S&P says Spain's rating unchanged after election
Standard & Poor's said Monday its credit rating for Spain was not affected by the election victory of the right-wing Popular Party, which promised to rescue the country from the eurozone debt crisis.
"In the run-up to the elections, PP announced that among its priorities in the economic policy area would be the reduction of outstanding fiscal imbalances along the lines of the existing budgetary deficit targets... and taming Spain's high unemployment, although it steered away from specifying the concrete underlying policy measures," S&P said.
"In our opinion, the clear majority PP obtained in yesterday's election could facilitate frontloaded implementation of reform measures," it said.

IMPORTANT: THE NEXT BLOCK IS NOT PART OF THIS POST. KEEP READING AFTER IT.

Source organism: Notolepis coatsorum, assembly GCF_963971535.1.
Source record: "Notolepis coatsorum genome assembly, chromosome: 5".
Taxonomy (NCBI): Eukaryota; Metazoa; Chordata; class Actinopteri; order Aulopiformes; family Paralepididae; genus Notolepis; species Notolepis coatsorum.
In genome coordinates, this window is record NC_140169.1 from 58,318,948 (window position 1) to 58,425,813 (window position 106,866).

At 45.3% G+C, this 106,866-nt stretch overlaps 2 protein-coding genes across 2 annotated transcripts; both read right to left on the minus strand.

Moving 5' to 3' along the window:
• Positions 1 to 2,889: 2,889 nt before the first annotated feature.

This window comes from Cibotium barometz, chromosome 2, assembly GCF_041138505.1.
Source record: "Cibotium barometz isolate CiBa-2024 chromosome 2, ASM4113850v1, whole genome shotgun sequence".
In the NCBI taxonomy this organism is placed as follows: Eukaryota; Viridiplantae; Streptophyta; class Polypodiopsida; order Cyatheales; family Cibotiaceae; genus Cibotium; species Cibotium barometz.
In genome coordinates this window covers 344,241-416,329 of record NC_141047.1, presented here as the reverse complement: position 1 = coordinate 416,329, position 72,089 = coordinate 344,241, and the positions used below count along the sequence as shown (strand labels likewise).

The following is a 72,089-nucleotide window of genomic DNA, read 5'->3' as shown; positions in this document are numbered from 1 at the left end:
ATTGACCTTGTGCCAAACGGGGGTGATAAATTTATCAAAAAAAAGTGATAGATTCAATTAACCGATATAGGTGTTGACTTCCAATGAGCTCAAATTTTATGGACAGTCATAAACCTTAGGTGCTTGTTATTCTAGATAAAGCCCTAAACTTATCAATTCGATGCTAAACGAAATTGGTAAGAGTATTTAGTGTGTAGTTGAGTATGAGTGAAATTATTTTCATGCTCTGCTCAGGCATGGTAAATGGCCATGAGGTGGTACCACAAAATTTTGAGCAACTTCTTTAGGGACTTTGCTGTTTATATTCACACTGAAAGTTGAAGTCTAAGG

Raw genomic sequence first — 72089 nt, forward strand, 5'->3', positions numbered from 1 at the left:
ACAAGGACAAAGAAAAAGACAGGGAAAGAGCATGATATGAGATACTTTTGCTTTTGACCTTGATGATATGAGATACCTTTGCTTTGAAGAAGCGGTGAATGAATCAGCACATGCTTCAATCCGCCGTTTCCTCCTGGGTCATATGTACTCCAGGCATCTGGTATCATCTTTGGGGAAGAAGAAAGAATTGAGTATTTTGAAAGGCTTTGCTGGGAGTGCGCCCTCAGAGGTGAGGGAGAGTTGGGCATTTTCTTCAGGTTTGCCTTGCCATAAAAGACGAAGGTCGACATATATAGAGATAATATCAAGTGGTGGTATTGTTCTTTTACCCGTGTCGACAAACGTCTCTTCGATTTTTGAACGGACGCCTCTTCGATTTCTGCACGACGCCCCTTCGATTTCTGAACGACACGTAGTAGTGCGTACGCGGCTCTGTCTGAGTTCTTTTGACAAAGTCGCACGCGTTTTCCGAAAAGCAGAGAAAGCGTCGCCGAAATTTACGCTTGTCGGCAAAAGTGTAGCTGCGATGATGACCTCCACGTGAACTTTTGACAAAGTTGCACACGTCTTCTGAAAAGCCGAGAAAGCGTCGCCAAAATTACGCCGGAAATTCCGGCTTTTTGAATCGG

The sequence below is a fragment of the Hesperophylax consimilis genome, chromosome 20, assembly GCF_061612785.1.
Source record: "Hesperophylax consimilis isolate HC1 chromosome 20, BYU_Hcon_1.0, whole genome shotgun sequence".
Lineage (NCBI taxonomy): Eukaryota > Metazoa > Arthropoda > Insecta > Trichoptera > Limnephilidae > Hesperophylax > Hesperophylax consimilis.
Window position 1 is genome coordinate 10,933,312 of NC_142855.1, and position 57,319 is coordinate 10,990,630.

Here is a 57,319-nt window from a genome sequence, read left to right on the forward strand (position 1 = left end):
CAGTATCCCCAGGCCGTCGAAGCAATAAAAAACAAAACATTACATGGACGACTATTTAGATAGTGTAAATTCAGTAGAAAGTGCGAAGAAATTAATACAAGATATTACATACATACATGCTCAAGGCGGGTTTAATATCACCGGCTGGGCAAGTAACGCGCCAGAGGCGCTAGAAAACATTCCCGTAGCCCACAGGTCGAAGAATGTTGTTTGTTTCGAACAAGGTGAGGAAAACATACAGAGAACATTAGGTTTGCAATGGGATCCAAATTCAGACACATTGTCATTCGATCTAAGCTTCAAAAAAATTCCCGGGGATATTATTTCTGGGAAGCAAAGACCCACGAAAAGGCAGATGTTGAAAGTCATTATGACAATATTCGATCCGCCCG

Even though stock and bond markets delivered Madrid a shellacking Monday after the poll results, S&P saw no reason to change its sovereign rating of AA-.
But it also kept the country on a negative outlook.
"Weak economic growth prospects due to ongoing private-sector deleveraging, high unemployment and labor market rigidities, and significant net external debt -- implying vulnerability to deterioration in external financing conditions -- have constrained the ratings on Spain."
Madrid's IBEX 35 index of leading shares plunged 3.5 percent Monday, dragged down by big Spanish banks, while the interest charged on 10-year government bonds climbed to 6.514 percent from 6.345 percent on Friday.
© 2011 AFP